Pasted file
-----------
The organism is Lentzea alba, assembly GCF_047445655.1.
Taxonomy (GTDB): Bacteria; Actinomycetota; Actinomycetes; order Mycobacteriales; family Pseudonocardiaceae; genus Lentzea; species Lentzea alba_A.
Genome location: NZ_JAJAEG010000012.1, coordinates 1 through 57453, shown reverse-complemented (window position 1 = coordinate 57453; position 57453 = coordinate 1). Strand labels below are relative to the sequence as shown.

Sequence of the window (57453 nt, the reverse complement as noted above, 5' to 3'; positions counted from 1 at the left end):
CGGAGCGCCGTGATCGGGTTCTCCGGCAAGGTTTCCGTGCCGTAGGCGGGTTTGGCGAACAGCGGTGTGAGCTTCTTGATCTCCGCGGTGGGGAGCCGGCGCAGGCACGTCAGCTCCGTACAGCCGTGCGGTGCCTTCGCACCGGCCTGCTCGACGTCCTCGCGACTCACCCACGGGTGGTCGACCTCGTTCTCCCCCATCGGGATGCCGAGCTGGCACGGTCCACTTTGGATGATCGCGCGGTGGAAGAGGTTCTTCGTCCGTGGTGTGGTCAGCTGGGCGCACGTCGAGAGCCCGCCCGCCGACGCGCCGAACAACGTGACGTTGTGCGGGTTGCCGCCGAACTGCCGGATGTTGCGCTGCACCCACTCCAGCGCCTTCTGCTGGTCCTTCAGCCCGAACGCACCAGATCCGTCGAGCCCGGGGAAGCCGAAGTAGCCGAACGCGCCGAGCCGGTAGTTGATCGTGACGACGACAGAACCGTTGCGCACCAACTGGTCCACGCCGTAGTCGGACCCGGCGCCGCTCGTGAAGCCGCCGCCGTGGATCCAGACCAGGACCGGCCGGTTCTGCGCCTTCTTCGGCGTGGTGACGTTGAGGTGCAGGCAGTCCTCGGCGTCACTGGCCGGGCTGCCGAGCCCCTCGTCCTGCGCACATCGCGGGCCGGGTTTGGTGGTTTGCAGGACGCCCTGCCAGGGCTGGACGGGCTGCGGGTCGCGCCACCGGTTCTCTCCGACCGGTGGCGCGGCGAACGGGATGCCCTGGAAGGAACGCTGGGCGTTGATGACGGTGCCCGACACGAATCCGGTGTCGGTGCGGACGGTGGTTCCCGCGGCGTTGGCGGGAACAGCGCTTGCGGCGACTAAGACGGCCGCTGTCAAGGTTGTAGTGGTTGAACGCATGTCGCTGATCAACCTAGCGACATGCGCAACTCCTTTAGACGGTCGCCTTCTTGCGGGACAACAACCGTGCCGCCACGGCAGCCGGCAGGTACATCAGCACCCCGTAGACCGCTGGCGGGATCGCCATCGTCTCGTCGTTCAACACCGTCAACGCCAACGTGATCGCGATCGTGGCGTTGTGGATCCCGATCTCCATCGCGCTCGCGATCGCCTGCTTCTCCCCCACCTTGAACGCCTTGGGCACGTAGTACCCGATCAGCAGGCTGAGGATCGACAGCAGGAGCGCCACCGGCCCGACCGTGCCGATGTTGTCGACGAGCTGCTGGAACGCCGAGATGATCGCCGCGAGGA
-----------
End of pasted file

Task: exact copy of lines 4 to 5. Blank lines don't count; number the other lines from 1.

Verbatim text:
Sequence of the window (57453 nt, the reverse complement as noted above, 5' to 3'; positions counted from 1 at the left end):
CGGAGCGCCGTGATCGGGTTCTCCGGCAAGGTTTCCGTGCCGTAGGCGGGTTTGGCGAACAGCGGTGTGAGCTTCTTGATCTCCGCGGTGGGGAGCCGGCGCAGGCACGTCAGCTCCGTACAGCCGTGCGGTGCCTTCGCACCGGCCTGCTCGACGTCCTCGCGACTCACCCACGGGTGGTCGACCTCGTTCTCCCCCATCGGGATGCCGAGCTGGCACGGTCCACTTTGGATGATCGCGCGGTGGAAGAGGTTCTTCGTCCGTGGTGTGGTCAGCTGGGCGCACGTCGAGAGCCCGCCCGCCGACGCGCCGAACAACGTGACGTTGTGCGGGTTGCCGCCGAACTGCCGGATGTTGCGCTGCACCCACTCCAGCGCCTTCTGCTGGTCCTTCAGCCCGAACGCACCAGATCCGTCGAGCCCGGGGAAGCCGAAGTAGCCGAACGCGCCGAGCCGGTAGTTGATCGTGACGACGACAGAACCGTTGCGCACCAACTGGTCCACGCCGTAGTCGGACCCGGCGCCGCTCGTGAAGCCGCCGCCGTGGATCCAGACCAGGACCGGCCGGTTCTGCGCCTTCTTCGGCGTGGTGACGTTGAGGTGCAGGCAGTCCTCGGCGTCACTGGCCGGGCTGCCGAGCCCCTCGTCCTGCGCACATCGCGGGCCGGGTTTGGTGGTTTGCAGGACGCCCTGCCAGGGCTGGACGGGCTGCGGGTCGCGCCACCGGTTCTCTCCGACCGGTGGCGCGGCGAACGGGATGCCCTGGAAGGAACGCTGGGCGTTGATGACGGTGCCCGACACGAATCCGGTGTCGGTGCGGACGGTGGTTCCCGCGGCGTTGGCGGGAACAGCGCTTGCGGCGACTAAGACGGCCGCTGTCAAGGTTGTAGTGGTTGAACGCATGTCGCTGATCAACCTAGCGACATGCGCAACTCCTTTAGACGGTCGCCTTCTTGCGGGACAACAACCGTGCCGCCACGGCAGCCGGCAGGTACATCAGCACCCCGTAGACCGCTGGCGGGATCGCCATCGTCTCGTCGTTCAACACCGTCAACGCCAACGTGATCGCGATCGTGGCGTTGTGGATCCCGATCTCCATCGCGCTCGCGATCGCCTGCTTCTCCCCCACCTTGAACGCCTTGGGCACGTAGTACCCGATCAGCAGGCTGAGGATCGACAGCAGGAGCGCCACCGGCCCGACCGTGCCGATGTTGTCGACGAGCTGCTGGAACGCCGAGATGATCGCCGCGAGGA